Australian-born designer Michael Storer developed a wooden SUP and named it Taal after a lake near his home in the Philippines. The boats and canoes he designs are light yet strong, and while they may appear to look simple at first glance, they are actually sophisticated, elegant, and fast. His 12′ 6″ Taal is no exception. While many production SUPs resemble surfboards, they are rarely used for riding waves; they’re most often used on flat water. The Taal is designed like a displacement hull rather than a surfboard and optimized for speed, tracking, smoothness of ride, and stability on flat water.
My trials in a local lake proved that the boat trailered, launched, and performed remarkably well. The bottom is 5′ 9-1/8” at its widest point, and because of the narrow beam at the waterline, I feared the boat would be rocky, but was pleasantly surprised by its stability. Having the helm 13-1/2′ from the bow on a 20′ boat and off-center does not seem to hurt the performance or the balance. Even with the added foredeck and side decks, the cockpit is still quite open and we are able to move around freely with no obstacles or wires and cables to trip over.
he French term voile-aviron translates to “sail and oar,” and describes a type of small cruising boats with a devoted following. French naval architect François Vivier has created an extensive portfolio of voile-aviron boats, and the Ilur is his most popular—many hundreds of them sail in France and a growing number are being built in . . .
grew up in central Massachusetts, and still live there. When I was a kid, each summer my family rented the same beach cottage near the east end of the Cape Cod Canal. It was there that my love of saltwater fishing began. Around 1990, intrigued by having seen a fellow using a fly rod on . . .
The Ski King was designed by company founder Glen L. Witt—a keen water-skier and a boat designer—in 1953, the year he went into business selling plans and kits to home boatbuilders. Although he enjoyed boating in his own Ski King for many years, at some point sales of the plans diminished and they were removed from the Glen-L catalog. But in 1976, Dwain Colton of Portland, Oregon, was keen to purchase a set of Ski King plans which, luckily, were still stored within the company’s archives. As it turned out, Dwain didn’t complete his Ski King until 2003, but the plans are now in Glen-L’s online catalog and “even made it back into our print catalog, which is something that I don’t remember ever happening before,” said Gayle Brantuk, Witt’s daughter who now runs the company.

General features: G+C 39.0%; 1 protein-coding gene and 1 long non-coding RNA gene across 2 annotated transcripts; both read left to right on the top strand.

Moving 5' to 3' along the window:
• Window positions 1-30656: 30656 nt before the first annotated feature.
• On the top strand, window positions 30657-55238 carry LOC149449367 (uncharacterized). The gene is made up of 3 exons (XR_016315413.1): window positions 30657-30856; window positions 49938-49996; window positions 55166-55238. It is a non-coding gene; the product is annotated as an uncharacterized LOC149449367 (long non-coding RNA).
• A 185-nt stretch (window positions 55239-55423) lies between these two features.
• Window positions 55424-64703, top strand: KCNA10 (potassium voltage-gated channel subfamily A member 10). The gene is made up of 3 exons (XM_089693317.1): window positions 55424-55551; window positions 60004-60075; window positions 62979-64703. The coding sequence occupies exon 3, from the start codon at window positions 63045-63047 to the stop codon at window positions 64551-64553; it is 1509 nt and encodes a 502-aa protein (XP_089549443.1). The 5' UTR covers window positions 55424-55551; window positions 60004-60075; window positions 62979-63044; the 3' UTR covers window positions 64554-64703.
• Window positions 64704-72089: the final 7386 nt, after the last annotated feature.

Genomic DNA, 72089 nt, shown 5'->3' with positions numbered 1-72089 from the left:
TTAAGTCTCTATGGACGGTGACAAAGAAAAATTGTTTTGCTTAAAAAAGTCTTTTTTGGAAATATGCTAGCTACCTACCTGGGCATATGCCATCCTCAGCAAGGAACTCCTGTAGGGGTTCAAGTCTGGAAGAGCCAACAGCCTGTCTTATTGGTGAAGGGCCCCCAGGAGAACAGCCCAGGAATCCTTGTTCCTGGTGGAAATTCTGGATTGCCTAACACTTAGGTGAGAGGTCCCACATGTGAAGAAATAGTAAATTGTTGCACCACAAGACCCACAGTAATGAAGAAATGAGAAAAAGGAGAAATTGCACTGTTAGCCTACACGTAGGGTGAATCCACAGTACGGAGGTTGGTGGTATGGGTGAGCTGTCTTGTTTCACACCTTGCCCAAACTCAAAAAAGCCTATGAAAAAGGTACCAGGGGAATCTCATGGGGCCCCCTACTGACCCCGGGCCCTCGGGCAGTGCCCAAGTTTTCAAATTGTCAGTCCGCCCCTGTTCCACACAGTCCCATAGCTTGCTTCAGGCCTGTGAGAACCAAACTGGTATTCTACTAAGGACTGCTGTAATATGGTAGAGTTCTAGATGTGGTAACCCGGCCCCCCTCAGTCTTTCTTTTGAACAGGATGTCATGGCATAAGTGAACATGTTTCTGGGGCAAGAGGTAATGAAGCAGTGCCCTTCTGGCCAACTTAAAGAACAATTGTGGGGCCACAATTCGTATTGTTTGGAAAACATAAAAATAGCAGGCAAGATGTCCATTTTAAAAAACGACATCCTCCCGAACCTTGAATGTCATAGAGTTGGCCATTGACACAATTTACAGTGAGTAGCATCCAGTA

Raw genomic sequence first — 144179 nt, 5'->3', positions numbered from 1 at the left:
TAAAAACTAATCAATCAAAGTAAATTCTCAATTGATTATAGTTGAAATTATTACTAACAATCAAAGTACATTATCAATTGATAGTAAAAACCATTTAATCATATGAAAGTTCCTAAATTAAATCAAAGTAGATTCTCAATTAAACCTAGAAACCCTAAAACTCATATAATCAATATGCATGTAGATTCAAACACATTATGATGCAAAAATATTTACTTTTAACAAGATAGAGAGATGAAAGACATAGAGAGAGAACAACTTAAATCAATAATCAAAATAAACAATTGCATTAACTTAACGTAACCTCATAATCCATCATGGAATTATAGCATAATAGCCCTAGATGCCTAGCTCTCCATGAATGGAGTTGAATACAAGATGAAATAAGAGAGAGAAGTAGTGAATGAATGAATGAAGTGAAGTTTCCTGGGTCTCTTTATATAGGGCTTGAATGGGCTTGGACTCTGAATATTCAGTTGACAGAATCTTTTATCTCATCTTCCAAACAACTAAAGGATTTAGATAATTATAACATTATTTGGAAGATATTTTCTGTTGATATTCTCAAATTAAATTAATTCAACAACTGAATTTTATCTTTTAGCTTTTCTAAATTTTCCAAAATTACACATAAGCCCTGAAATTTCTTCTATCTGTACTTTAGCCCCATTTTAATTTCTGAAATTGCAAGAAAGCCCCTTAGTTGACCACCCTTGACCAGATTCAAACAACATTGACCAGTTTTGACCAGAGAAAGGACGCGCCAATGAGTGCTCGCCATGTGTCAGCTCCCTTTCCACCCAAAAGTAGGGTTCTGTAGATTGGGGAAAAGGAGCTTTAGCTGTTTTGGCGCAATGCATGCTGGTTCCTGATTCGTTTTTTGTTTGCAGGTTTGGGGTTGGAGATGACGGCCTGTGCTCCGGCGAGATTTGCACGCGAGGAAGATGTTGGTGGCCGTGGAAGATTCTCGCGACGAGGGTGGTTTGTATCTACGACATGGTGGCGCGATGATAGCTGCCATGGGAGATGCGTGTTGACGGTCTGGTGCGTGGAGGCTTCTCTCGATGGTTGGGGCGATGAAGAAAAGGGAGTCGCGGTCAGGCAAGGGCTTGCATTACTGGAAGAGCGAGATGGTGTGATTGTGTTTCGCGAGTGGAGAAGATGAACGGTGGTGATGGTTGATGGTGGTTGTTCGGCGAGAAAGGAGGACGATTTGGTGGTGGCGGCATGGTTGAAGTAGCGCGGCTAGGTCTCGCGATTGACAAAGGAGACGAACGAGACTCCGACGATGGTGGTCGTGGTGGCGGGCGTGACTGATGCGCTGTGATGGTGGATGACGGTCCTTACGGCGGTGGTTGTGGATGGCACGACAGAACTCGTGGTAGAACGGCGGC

I met this great bloke, Ross Lillistone, a classy sailor, designer, and builder of boats, at a boat show in 2005 and asked him to sell me plans and give me guidance in the selecting and building of a couple of small boats—a 9’ Sherpa that I rigged with a balanced lugsail and 10’ Fish Hook rowing boat—both from designer John Welsford. I’d been happily sailing then with a new cohort of like-minded sailors, but I eventually realized that I needed a faster, more versatile, but still simply rigged boat.
The traditional craft documented in Howard Chapelle’s books are well known, but a number of his drawings are tucked away in the Smithsonian Institution. Among the turn-of-the-century East Coast workboats in their files, catalogued as HIC303, is a handsome 18′ crabbing skiff. It has many of the characteristics associated with working skiffs used by Chesapeake Bay crabbers of the era: a shallow deadrise hull, a large skeg and centerboard, a transom-hung rudder, multiple thwarts, a foredeck with washboards down the sides, and a low coaming around the cockpit.
While ocean-voyaging catamarans have been the main focus of Wharram’s design work, his plans catalog includes a few smaller boats suitable beach cruising. The Tiki 21 that was recently profiled here in Small Boats Monthly crosses the line between the two pursuits but is still a bigger boat than many people want to build or trailer. The Hitia 17 and the Hitia 14 are based on the same hull shape and design concepts as the Tiki 21 and her larger sisters, but the Hitias are open boats. They are lighter, simpler, and less expensive to build, while retaining the sailing characteristics and performance of the cruisers. While the smaller Hitia 14 is strictly a daysailer, the Hitia 17, with its dry-storage holds and kayak-style cockpits, features real camp-cruising capability for sailors who don’t mind roughing it a bit.
ryn Morgan has spent all his working life at sea, but until now he had never had a boat of his own. For many years he had his eye on an 18′ Plymouth Pilot, a fiberglass production boat with lines based on a 1930s pilot vessel that operated out of Teignmouth in Devon, on the . . .
graduated from college with a degree in art, so when I took up boatbuilding a few years later the transition came naturally. There is something quite sculptural about hulls and oars, spars and sails. Joe Greenley of Redfish Kayaks has doubtless made the same connection. While he is well known for his artistry with strip-building, . . .